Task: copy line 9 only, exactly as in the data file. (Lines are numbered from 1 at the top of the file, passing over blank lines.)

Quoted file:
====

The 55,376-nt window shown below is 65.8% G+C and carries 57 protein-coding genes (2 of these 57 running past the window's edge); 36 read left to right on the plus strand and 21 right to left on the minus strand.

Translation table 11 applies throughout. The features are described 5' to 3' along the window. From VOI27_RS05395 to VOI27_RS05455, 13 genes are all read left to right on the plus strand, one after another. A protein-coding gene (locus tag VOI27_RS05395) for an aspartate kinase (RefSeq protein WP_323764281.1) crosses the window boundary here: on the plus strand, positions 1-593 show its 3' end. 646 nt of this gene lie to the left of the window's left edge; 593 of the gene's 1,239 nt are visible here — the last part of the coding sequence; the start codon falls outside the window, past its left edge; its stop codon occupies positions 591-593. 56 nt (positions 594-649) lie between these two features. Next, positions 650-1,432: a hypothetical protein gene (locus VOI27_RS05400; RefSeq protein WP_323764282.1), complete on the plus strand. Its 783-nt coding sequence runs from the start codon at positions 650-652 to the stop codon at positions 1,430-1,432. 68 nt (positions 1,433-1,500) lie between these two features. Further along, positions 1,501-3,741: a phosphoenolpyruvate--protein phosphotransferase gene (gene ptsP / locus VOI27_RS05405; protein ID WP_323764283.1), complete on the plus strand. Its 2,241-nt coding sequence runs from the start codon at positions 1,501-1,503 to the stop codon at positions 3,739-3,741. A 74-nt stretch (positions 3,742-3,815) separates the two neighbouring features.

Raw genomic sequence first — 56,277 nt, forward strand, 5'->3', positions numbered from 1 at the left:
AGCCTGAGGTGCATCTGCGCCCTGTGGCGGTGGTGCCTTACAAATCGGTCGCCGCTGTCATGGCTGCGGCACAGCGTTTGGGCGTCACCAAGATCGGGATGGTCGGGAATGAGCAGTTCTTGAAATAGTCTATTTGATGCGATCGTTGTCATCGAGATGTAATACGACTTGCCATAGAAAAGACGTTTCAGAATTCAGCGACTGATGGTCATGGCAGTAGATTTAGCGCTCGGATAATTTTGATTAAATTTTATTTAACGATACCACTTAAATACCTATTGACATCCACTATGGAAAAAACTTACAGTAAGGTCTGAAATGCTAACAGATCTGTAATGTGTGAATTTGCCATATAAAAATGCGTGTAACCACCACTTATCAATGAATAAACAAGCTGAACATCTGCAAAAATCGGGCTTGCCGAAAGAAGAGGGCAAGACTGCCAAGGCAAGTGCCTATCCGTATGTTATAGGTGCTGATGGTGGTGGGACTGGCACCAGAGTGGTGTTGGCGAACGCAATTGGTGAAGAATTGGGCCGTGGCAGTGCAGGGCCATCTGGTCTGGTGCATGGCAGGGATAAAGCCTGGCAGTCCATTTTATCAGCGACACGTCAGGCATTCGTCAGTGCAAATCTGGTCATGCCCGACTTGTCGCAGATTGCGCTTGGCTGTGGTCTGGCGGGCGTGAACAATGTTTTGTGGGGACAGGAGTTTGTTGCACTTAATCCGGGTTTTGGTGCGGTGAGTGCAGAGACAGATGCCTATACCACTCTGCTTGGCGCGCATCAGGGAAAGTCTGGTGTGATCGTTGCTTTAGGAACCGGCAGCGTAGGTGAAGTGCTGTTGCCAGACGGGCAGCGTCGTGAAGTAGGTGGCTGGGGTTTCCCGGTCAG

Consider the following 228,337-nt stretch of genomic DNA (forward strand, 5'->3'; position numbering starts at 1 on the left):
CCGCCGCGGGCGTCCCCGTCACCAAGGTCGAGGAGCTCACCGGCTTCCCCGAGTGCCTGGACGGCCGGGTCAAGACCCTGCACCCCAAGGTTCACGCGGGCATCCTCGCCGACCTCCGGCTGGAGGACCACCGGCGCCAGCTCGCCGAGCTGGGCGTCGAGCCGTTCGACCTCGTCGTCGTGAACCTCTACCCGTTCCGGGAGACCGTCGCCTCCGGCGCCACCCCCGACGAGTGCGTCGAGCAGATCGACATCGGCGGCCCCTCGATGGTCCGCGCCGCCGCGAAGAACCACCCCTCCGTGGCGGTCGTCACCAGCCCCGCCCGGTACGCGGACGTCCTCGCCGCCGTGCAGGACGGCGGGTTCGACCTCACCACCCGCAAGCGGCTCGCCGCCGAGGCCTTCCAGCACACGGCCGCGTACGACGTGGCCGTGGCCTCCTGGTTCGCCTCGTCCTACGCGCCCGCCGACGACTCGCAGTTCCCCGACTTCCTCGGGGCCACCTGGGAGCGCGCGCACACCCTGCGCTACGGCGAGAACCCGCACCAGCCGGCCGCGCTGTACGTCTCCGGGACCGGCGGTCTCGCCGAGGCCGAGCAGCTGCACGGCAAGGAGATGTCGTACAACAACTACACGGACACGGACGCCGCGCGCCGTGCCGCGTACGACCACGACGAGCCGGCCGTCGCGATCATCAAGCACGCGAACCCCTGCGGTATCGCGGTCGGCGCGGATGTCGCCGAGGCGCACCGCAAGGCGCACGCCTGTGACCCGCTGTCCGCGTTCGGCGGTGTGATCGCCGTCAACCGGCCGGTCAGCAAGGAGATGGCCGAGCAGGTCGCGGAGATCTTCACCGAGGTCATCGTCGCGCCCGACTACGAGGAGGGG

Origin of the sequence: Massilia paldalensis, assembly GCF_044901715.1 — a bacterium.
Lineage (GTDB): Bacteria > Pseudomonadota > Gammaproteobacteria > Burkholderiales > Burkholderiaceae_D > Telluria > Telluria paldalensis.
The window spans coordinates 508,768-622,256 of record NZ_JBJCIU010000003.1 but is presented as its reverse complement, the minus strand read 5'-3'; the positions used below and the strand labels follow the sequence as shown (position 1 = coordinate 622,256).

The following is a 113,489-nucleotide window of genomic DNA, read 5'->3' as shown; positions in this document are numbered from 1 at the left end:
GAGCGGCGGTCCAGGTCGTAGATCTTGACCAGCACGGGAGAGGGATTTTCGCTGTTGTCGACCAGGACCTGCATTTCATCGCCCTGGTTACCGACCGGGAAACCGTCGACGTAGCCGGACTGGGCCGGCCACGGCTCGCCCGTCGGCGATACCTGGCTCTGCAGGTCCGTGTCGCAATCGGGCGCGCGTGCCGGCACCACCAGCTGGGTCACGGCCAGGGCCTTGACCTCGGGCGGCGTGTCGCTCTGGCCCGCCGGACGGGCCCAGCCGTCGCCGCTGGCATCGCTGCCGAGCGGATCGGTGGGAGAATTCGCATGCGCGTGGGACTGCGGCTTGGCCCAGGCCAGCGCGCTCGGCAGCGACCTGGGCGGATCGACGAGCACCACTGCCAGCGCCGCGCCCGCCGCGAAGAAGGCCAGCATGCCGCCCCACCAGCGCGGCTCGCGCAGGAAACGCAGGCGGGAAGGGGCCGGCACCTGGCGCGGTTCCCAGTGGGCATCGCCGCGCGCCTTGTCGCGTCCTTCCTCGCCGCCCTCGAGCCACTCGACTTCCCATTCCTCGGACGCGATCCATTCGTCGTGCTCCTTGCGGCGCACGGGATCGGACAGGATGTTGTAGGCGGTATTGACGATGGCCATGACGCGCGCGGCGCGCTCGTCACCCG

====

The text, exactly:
The window spans coordinates 508,768-622,256 of record NZ_JBJCIU010000003.1 but is presented as its reverse complement, the minus strand read 5'-3'; the positions used below and the strand labels follow the sequence as shown (position 1 = coordinate 622,256).